The Behavioral and Neural Mechanisms of Social and Non-social Risky Decision-Making
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Decisions made under risk have been primarily studied within economic contexts (Platt & Huettel, 2008). This has led to the development of sound methods and models for studying risky choice behavior (Rangel, Camerer & Montague, 2008). In particular, these models are helpful for estimating how much risk an individual is willing to tolerate. However, there may be a limit in the extent to which we can generalize these estimations, in that economic models do not take into account the underlying social preferences that often guide decision makers (Fehr & Camerer, 2007; Fehr & Schmidt, 2004). This suggests that an individualâ s propensity for risk may be different depending on social or non-social information present within the environment (Bohnet, Greig, Herrmann & Zeckhauser, 2008). The present study aimed to: (i) assess how risk preferences may differ across social and non-social contexts; (ii) identify common and distinct neural correlates of social and non-social risk; and (iii) determine neural characteristics associated with individual sensitivities to social and non-social risk. Subjects (N=30) played an adaptation of the Trust Game while their blood-oxygen-level-dependent response was monitored using functional magnetic resonance imaging. Differences in risk preferences across social and non-social conditions as well as neuroimaging correlates of social and non-social risk will be discussed.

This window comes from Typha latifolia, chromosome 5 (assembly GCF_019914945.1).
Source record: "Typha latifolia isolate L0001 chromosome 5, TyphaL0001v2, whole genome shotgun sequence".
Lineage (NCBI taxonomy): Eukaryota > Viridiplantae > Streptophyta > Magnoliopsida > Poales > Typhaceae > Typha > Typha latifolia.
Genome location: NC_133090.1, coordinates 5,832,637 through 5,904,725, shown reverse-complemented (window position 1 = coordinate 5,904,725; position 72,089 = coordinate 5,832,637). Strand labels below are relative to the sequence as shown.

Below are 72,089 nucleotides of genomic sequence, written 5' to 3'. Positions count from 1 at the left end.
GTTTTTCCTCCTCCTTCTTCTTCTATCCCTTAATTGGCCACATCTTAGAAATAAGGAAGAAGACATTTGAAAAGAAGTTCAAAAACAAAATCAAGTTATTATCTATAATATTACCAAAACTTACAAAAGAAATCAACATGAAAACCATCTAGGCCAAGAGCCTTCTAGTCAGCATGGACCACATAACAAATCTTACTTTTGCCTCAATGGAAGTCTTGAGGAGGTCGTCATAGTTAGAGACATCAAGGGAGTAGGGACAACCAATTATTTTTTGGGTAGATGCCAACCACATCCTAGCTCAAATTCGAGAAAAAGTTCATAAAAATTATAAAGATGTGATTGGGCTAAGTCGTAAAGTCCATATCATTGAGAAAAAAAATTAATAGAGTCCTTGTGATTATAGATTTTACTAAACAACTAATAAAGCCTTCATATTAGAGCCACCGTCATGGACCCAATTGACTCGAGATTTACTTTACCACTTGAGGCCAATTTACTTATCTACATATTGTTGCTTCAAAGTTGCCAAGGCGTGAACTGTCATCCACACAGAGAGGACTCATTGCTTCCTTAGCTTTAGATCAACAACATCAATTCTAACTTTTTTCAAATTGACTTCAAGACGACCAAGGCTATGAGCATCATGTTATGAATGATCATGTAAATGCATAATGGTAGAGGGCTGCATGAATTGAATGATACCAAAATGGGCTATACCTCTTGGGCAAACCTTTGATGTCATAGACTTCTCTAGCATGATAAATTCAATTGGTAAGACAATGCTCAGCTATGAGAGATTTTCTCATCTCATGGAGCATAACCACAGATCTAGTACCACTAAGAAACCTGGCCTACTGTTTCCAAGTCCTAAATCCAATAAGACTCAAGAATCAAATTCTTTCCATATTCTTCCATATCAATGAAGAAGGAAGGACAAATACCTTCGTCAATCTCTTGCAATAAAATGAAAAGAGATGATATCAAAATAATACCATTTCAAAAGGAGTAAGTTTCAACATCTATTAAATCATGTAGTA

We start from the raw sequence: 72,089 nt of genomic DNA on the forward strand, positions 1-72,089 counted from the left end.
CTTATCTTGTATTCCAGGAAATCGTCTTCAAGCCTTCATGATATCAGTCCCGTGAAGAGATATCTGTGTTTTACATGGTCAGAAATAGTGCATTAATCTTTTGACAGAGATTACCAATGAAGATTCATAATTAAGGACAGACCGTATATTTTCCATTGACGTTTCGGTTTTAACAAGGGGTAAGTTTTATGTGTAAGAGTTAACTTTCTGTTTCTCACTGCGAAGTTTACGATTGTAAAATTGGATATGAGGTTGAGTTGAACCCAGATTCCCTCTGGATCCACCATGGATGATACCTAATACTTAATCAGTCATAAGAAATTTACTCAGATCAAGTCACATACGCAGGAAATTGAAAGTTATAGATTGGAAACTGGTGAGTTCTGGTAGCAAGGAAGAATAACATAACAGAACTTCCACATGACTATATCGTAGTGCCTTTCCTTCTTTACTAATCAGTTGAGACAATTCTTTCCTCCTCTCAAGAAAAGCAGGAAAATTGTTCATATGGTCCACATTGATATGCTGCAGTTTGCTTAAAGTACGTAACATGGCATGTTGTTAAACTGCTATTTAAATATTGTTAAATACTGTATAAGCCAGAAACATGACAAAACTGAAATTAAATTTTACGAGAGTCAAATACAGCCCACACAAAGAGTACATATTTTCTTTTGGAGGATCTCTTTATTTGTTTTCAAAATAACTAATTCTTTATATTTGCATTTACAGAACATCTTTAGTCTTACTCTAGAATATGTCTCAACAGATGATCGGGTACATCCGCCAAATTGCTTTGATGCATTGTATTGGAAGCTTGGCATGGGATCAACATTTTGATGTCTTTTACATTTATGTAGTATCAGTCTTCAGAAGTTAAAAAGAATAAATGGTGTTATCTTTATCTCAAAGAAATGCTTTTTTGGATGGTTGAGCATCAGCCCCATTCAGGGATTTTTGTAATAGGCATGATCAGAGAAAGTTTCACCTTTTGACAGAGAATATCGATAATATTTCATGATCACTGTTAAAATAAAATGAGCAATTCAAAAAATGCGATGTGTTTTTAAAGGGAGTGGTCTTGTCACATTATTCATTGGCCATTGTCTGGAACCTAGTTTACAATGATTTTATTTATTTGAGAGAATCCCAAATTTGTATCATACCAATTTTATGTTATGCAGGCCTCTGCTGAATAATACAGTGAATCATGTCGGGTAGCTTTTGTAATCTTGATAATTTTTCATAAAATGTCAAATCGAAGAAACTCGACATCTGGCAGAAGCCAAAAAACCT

- Masters Theses